Book Review: Your Truth or Mine?

Love is at the centre stage of this dramatic tale

Your Truth or Mine? Trisha Sakhlecha

Adultery, having affairs as casually as stopping for tea at a wayside teashop simply because it is there, informs the zeitgeist of today. Morals are flaccid and so are feelings of love. Add to this a desire to live one’s life fully without an accompanying sense of responsibility, either to oneself or one’s family. It is a rough, uncouth way of living that strews pain and destruction wherever it turns. And, it happens among the best of families where neither money nor education nor opportunities is lacking.

Trisha Sakhlecha’s Your Truth or Mine? cavorts between abandonment and clinging, a loss of freedom, and a ready willingness to abdicate responsibility. Things get rolling in a marvellous location in Rajasthan, where a wedding is to take place.

Mia, the younger sister, who fell madly in love and married her Roy without parental approval, now takes an active role in making her older sister Addi’s wedding perfect. It is a lavish affair of silk and roses and lamps and gorgeous gifts with a cosmopolitan mix of guests, a tour to the sights, the works. It reeks of luxury. Unnoticed by anyone comes Destiny, an uninvited guest, to the wedding. If Mia had not gone along to the photoshoot with Roy, and met Emily, the make-up artiste and location scout all rolled into one, and invited her to Addi’s wedding, and if Emily had not come dangerously close to Roy at the wedding to exchange her first kiss with him, would things have gone differently?

Roy is a child in the guise of an adult. Coming from an extremely privileged family, the role he has perfected is that of a defiant teenager. All he has learnt in life is to follow his desires. “I did want to be with you. I just don’t think I realised how much I would be giving up,” says Roy to Mia, his wife. Mia is a child who has failed to grow up. She’s still caught up in the marriage difficulties of her parents, desperate to make her own marriage perfect, idolises her father, and cannot get over his death. She is trying to handle a challenging job, run a family, appease her estranged parents-in-law, not to mention a bristly husband, and resorts to panic attacks and a therapist.

The story that follows is what happens when two children play at setting up home. Roy wants to travel for a year on his own, following his dreams. Mia wants to start a family. The stage is set for a perfect marital drama. When expectations get too much to cope with, the child-man escapes to have a fling simply because it is available and comes with no strings attached. Or so he thinks. When it starts to balloon and take up more space than he had bargained for, he turns his sights elsewhere and before you can blink, he has lost his heart once again. This time, it’s a pale-skinned, dark-haired woman, and although he is blissfully unaware of it, she is also his nemesis. And if our appetite for escapades has not been yet appeased, there is more to come. Mia, who dotes on her daddy, must retrace the path of her childhood to understand what had gone so terribly wrong that memories are suppressed and lips sealed, that the slightest brush with it brings on panic attacks and leaves her broken.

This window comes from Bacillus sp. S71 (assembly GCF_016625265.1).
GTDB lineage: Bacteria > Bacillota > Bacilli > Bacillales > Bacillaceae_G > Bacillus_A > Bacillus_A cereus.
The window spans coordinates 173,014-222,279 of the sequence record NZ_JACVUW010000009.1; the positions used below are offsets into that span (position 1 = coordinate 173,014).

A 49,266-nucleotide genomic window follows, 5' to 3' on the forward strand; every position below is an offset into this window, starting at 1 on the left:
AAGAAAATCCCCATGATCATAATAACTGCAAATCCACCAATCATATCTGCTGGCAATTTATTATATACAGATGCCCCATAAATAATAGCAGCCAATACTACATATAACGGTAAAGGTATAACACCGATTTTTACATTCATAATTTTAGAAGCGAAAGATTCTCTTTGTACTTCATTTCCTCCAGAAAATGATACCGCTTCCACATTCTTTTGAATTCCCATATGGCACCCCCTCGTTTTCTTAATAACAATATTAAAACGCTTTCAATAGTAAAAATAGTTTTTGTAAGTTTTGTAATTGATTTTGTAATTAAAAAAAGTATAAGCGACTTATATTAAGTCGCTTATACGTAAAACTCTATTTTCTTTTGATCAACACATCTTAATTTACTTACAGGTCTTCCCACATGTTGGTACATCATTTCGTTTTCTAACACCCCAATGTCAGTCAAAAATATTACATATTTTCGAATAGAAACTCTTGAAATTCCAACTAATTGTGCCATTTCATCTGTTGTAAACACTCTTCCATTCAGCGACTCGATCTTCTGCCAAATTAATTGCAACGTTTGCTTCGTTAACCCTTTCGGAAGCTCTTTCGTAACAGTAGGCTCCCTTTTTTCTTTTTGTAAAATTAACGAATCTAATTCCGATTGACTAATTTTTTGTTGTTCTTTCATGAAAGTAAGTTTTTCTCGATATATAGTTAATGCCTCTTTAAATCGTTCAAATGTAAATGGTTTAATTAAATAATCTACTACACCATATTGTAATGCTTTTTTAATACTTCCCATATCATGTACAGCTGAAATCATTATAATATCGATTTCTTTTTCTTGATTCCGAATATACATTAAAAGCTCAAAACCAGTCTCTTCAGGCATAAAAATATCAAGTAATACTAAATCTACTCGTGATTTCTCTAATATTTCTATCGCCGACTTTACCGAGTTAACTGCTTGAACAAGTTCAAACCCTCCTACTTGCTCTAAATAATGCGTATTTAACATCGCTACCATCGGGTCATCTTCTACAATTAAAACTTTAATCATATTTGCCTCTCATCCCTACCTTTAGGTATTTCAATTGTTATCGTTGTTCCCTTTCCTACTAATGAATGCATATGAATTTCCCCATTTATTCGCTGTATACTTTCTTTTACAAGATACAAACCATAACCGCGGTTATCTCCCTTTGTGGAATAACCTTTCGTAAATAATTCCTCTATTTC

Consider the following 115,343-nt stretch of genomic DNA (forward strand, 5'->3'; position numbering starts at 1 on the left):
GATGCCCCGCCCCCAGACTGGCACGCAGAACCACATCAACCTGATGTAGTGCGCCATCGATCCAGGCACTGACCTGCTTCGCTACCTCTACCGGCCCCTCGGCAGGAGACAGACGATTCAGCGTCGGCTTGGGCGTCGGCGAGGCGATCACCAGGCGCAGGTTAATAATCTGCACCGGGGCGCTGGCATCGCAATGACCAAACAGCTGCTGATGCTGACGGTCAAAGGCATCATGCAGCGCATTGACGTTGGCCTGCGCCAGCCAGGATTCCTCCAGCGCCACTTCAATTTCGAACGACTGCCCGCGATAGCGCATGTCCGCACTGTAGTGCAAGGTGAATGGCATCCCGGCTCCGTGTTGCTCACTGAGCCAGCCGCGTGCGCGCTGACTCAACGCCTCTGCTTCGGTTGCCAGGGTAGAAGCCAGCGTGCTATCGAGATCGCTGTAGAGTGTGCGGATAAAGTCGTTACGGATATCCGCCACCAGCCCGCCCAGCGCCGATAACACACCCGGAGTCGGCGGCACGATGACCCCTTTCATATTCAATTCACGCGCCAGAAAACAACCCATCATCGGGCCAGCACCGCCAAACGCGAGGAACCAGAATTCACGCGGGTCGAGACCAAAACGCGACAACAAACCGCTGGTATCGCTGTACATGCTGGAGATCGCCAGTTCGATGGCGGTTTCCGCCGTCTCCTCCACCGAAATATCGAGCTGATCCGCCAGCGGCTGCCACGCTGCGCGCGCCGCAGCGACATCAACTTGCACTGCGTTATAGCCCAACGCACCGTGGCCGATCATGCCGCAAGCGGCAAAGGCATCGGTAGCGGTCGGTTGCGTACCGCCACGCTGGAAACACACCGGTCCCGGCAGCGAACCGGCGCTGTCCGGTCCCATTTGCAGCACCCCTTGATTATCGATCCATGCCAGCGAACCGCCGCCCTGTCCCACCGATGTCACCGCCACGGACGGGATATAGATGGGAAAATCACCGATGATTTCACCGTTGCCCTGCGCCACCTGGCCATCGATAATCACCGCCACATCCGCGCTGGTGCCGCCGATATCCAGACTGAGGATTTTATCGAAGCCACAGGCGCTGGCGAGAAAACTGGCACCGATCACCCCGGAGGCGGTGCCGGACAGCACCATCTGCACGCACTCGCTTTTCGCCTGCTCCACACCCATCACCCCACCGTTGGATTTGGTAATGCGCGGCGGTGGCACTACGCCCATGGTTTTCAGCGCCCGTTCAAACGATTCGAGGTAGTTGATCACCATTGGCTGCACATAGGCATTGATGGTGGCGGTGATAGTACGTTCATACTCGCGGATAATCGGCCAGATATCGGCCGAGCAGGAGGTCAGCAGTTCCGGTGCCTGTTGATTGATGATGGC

Add a missing person to the scene. By and by, the missing person turns out to be a dead person, a young, pregnant woman strangled to death. When the heat is on, parents un-estrange themselves. They hire the best solicitor that money can buy. Slowly, the client’s past history of violence and murder trickles out.

Trisha Saklecha artfully weaves Mia’s and Roy’s stories together to show how they have skilfully messed up their lives. The whodunit offers some relief from all the deceit and provides a slight tug of interest. Sadly, all too soon, it teeters and falls on its face like a child wearing a ridiculous pair of high-heeled shoes. The whodunit is dubious and problematic. But who can quarrel with an author?

Trisha Saklecha knows how to tell a story. The parts that deal with marital discord ring true. The dog-eat-dog world of Mia’s professional life and her striving sound authentic. But so much else is contrived. The whodunit is an abrupt turnaround. That should, in truth, provide tingling of nerves, hammering of heart, the mad rush of adrenaline, but there is nothing. Nothing. The ends are tied together because the author would have it so.

The telling of the tale is all very well, if only there had been a tale to tell.

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